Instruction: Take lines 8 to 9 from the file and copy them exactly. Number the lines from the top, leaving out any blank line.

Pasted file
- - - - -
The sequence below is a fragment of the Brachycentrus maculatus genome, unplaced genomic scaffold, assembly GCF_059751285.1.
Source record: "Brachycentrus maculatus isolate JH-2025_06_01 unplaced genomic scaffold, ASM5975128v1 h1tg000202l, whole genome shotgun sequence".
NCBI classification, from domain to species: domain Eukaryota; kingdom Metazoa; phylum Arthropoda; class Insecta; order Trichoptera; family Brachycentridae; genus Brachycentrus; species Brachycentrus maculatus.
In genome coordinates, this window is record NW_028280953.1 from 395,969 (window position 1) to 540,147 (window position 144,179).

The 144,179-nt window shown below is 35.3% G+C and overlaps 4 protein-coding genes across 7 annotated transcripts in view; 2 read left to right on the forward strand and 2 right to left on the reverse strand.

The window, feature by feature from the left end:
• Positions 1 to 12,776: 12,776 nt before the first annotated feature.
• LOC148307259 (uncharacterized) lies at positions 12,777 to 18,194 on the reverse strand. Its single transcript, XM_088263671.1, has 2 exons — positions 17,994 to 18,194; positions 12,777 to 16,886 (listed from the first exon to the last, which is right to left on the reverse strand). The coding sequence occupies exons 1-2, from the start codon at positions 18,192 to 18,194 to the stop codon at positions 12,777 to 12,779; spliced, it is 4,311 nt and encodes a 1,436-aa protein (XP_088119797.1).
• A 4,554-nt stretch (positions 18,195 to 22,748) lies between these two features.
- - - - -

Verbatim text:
• LOC148307259 (uncharacterized) lies at positions 12,777 to 18,194 on the reverse strand. Its single transcript, XM_088263671.1, has 2 exons — positions 17,994 to 18,194; positions 12,777 to 16,886 (listed from the first exon to the last, which is right to left on the reverse strand). The coding sequence occupies exons 1-2, from the start codon at positions 18,192 to 18,194 to the stop codon at positions 12,777 to 12,779; spliced, it is 4,311 nt and encodes a 1,436-aa protein (XP_088119797.1).
• A 4,554-nt stretch (positions 18,195 to 22,748) lies between these two features.